Commuters and daily users of the park and ride lot off State Road in Tisbury can still park for free, but a new kiosk system will help the town better regulate those parking in the lot for extended periods.
“One thing I do realize is there are people who didn’t realize they have to pay beyond four days in the lot,” DPW director Ray Tattersall told The Times. “I had to educate people.”
The fee beyond four days is $2 per day.
Tattersall said he explained to customers that it’s up to the town to pay for the upkeep of the parking area, including paving and signs.
To pay for parking, the customer presses the start button on the kiosk, puts in a vehicle plate number (yes, you need to know your plate number), puts in a credit card, and it automatically defaults to five days or $10, Tattersall said. You can then add to that total if you’re parking for a longer period of time, he said.
“The kiosk is very easy to use,” he said.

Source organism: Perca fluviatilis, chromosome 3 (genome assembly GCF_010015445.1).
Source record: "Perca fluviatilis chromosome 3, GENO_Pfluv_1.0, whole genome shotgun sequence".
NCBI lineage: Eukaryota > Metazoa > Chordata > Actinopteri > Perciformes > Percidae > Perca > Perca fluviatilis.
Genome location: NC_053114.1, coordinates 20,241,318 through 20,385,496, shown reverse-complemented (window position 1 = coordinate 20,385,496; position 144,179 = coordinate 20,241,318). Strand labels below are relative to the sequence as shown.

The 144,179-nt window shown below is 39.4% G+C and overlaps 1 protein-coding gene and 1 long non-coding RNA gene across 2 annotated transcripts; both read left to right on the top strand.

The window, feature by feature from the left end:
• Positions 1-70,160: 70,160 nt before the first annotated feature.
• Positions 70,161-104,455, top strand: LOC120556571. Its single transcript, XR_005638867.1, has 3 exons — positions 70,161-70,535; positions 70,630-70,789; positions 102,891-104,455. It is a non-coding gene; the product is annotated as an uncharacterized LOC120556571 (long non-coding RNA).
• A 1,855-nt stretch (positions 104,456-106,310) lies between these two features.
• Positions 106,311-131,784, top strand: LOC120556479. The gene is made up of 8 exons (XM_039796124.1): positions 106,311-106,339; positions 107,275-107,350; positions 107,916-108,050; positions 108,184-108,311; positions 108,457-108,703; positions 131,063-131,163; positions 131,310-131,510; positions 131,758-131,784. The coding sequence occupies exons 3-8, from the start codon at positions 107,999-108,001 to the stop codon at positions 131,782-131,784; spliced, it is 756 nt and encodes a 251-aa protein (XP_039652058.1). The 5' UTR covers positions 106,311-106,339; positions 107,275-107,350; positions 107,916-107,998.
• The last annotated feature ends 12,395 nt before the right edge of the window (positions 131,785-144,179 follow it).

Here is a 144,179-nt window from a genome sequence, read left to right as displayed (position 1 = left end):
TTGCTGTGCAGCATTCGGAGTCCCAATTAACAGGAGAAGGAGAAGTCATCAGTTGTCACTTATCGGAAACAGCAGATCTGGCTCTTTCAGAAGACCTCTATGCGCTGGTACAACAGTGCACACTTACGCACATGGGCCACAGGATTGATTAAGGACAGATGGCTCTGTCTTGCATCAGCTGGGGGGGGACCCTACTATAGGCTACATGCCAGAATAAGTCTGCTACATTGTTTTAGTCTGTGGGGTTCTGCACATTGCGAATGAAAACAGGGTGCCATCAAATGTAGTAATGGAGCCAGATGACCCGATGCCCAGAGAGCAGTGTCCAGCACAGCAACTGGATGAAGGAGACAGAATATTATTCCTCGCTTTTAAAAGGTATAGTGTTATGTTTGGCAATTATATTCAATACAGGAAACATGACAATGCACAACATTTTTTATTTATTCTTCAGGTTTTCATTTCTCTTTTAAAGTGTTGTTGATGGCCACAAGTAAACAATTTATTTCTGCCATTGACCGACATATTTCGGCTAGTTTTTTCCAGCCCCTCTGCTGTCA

A parking lot user who asked that his name not be used said the signs are confusing and don’t say how the lot will be patrolled. The signs also point to an app, but don’t say if it’s in use.
An online component to the system has had some glitches, but eventually a customer whose ferry is delayed or who is delayed on a trip will be able to add time once the initial days have run out by using the online feature, Tattersall said.
The reason license plate numbers are necessary is that police will have a scanner tool, which will tell them if the plate has been in the lot beyond its paid time. That will trigger a parking ticket, Tattersall said.
New fees for commercial parking also went into effect July 1, Tattersall said. Those areas are clearly marked in the lot and there are signs everywhere, he said. “It’s pretty self explanatory. If you don’t have a permit, don’t park there.”
One thing that’s not on the signs is that parking for up to four days is free. Tattersall said he will rectify that. He noted that there is a large demand for the free daily parking, so he will reconfigure one of the lanes.
“It’s surprising how many commuters use that lot,” he said.
The customer who wrote to The Times questioned starting it now as the Island enters its busiest time of year.